The Gambling Spectrum

All gambling carries risk. We can think of this risk as a spectrum - people whose gambling behaviour fits certain patterns are more likely to experience harm than others. The illustration below shows potential behaviours associated with levels of risk of gambling harm.

People can move up and down the spectrum, or overlap at points, depending what is happening in their lives and the behaviours they are experiencing.

Low level harm
Moderate harm
High level harm

Low level harm

  • Fun
  • Entertaining
  • Spending within your limits
  • Social
  • Gambling occasionally
  • Expecting to lose

Moderate harm

  • More frequent gambling
  • Chasing losses
  • Overspending
  • Hiding gambling
  • Difficulty concentrating
  • Becoming more isolated
  • Feelings of guilt

High level harm

  • Relationship breakdowns
  • Struggling to control gambling
  • Criminality to fund gambling
  • Impacting mental health
  • Suicidal ideation
  • Impact on finances

The main purpose of The Gambling Spectrum is to understand that gambling related harm is more of a spectrum of harm, as opposed to traditionally accepted categorisations of gambling behaviour: safe and responsible and harmful.

Legacy harms are longer-term consequences from gambling that may be experienced even once a person’s engagement with gambling stops.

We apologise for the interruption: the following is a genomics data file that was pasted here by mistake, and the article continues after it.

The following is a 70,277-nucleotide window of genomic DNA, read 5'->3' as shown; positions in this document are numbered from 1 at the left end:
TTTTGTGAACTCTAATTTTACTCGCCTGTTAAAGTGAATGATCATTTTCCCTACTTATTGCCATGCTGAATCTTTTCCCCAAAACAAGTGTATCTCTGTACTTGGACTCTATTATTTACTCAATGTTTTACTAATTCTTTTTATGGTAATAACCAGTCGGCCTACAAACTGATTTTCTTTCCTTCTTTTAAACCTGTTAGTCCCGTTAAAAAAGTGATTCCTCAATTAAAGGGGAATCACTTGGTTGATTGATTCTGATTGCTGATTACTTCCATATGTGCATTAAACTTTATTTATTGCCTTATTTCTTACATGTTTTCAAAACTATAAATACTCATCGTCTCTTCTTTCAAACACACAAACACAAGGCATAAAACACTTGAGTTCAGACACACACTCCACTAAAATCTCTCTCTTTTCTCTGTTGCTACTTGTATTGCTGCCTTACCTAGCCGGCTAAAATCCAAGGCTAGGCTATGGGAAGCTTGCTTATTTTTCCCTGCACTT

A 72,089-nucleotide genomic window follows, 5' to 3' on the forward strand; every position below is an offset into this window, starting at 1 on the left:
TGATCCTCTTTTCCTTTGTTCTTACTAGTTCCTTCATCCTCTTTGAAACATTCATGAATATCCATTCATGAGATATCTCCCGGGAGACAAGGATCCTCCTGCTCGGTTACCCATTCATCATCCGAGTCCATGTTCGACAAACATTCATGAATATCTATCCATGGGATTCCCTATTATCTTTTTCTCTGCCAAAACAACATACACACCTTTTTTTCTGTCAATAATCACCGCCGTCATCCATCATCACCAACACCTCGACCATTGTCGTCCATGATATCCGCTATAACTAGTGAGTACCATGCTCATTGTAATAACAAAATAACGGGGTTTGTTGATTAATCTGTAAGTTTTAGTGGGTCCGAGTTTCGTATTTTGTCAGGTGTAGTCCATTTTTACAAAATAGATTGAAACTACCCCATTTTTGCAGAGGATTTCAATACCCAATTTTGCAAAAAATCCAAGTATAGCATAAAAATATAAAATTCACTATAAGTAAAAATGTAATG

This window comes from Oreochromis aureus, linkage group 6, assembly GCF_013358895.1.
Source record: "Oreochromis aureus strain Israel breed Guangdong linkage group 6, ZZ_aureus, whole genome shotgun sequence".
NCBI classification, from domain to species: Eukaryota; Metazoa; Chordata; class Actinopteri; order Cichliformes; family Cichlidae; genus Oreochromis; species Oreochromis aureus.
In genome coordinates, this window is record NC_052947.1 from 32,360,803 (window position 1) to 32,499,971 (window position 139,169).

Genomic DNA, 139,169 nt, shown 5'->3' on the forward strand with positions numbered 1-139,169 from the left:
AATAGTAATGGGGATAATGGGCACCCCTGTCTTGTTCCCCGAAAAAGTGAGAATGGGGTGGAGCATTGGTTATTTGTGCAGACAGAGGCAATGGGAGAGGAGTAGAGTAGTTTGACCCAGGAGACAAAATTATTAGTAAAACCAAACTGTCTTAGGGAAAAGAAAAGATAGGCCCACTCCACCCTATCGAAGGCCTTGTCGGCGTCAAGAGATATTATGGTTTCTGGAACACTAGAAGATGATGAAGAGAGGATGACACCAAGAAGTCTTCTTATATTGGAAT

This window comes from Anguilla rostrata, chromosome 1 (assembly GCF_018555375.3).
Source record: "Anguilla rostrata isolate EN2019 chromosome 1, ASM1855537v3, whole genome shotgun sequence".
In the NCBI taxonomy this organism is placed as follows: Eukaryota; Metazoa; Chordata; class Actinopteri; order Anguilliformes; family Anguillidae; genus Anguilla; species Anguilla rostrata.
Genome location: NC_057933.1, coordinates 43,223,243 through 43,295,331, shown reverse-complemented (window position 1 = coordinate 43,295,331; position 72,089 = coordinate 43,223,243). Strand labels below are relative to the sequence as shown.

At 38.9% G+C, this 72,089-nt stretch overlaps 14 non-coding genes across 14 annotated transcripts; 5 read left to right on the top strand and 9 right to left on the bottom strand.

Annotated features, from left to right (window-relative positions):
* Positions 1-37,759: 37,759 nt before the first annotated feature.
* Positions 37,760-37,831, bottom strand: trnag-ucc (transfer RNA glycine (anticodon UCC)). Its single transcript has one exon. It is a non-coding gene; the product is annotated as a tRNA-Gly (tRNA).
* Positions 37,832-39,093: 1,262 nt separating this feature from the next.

• Lifecourse harms are legacy harms that substantially change
    a person’s life such that they may never return to a state of full recovery. For example, losing a job, divorce, or bankruptcy.
  • Intergenerational harms are legacy harms that affect future generations. For example, a child missing parental engagement due to their parent’s gambling who then experiences developmental impacts that affect their school, career, and lifetime potential.

When talking to someone you are supporting about their gambling, you can look at this Spectrum together to encourage an open conversation about the levels of harm and behaviours that are experiencing in the varying levels of risk categories.

People’s perceptions of their own gambling can potentially show the levels of gambling harm they may be experiencing.

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When speaking to someone about their gambling remember to take into account the perception gap.

A person who is experiencing harm from their own gambling, or the gambling of someone close to them, might see these activities as a form of entertainment and deny any harm. The perception of someone close to them (such as a friend, family member of support worker) might be very different - they may perceive these activities differently and see the harm that their gambling is causing. This difference in perception is known as the perception gap.